As it turned out, there wasn't. Everything else I saw only served to make me appreciate the Granite Building even more: It had what all the other buildings lacked. And the price was right. (When I told a friend in San Francisco what it cost, he asked, "Do you get a roof with that?") The timing seemed right too. Developers from Philadelphia, Cleveland, Chicago, and elsewhere had been circling, buying up properties and setting off a long-overdue revitalization of a downtown that over the course of the past 20 years had become the hollow core of a city on the skids.
I would keep two floors for myself and sell the rest as luxury condominiums, one 3,000-square-foot unit per floor. I asked friends who are more financially astute than I am to run the numbers and see if the project made sense. One came back and said, "Let's put it this way: I couldn't do it."
Well, of course he couldn't do it—he's a conservative guy who orders the same thing for dinner at his favorite restaurant every night. What was the worst that could happen? I asked him. "You could lose your shirt," he said. Well, that would be bad, I agreed.
My option on the building was about to expire. I was having trouble sleeping. I needed to come to a decision. I recalled a magazine article I'd read in which some self-help expert urged people to list the best and worst decisions they'd ever made, as a way of taking responsibility for their mistakes and understanding the faulty logic that had led to them. I got out a legal pad and drew a line down the middle. "Best Decisions," I wrote at the top of the left-hand column.
Uh. Let's see. Well, there was the time I refused a marriage proposal from Mr. Wrong—I figured that was to my credit. And yet, a few months ago when I was unpacking some moving cartons, I came across a packet of letters he had written me and thought what a shame it is that two people who once had so much in common could fall completely out of touch. So, though I don't for a minute doubt my decision, it did have some rather sad ramifications. There must be some other decisions I made that were better than this one. I let it stand, but I put it in parentheses.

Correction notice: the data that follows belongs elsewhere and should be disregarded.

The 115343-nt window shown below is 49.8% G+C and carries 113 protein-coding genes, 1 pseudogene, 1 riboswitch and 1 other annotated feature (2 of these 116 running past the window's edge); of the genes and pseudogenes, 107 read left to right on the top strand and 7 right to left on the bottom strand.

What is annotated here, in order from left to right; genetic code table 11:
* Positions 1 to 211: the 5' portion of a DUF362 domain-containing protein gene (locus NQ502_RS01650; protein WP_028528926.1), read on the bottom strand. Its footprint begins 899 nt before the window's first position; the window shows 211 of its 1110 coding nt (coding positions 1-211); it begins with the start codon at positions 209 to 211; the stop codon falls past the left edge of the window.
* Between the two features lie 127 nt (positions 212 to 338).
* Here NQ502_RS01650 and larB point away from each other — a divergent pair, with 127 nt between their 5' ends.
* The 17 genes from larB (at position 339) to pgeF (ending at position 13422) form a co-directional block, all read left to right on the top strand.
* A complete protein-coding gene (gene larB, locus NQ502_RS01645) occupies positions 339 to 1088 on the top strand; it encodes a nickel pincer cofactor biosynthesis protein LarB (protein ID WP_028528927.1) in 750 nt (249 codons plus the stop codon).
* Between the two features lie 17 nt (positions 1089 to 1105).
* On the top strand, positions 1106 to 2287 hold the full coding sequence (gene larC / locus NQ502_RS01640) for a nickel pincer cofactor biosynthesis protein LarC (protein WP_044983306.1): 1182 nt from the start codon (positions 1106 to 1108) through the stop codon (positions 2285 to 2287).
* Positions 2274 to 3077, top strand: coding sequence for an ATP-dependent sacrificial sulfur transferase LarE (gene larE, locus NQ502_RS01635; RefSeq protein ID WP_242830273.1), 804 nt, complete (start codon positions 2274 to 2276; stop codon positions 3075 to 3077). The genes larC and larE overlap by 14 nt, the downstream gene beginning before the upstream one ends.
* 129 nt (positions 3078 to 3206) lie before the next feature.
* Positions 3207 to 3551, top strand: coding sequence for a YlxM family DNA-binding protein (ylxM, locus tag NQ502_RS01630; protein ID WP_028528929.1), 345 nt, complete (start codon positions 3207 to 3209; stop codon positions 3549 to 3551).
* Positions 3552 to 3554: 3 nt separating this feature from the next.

Next I wrote: "1. Moving to Paris." Now that was absolutely the right thing to do. Although it was only a few months later that my father was diagnosed with a terminal illness, and I'm still sorry that I didn't spend more time with him in the years before he died. So I put that in parentheses too. Then I sat for a while and tried to think of another good decision I had made, but nothing came to mind, so I decided to move on and come back to this part.
For "Worst Decisions," there was no shortage of material. "1. Choice of college." For years I'd been wondering how different my life might have been if I'd gone to that fancy Ivy League school I got into but didn't attend because I found the students so intimidating. I would know things that I don't know now and have friends in lofty places. On the other hand, I would never have met two friends from my freshman year whom I now consider family. So maybe that wasn't such a terrible decision after all. I crossed it out. New number 1: "Staying in the wrong job too long." Okay! No doubt about it that was a mistake. And yet. I walked away with skills that helped me nail the next job. I gave this some thought, then crossed out that entry too.
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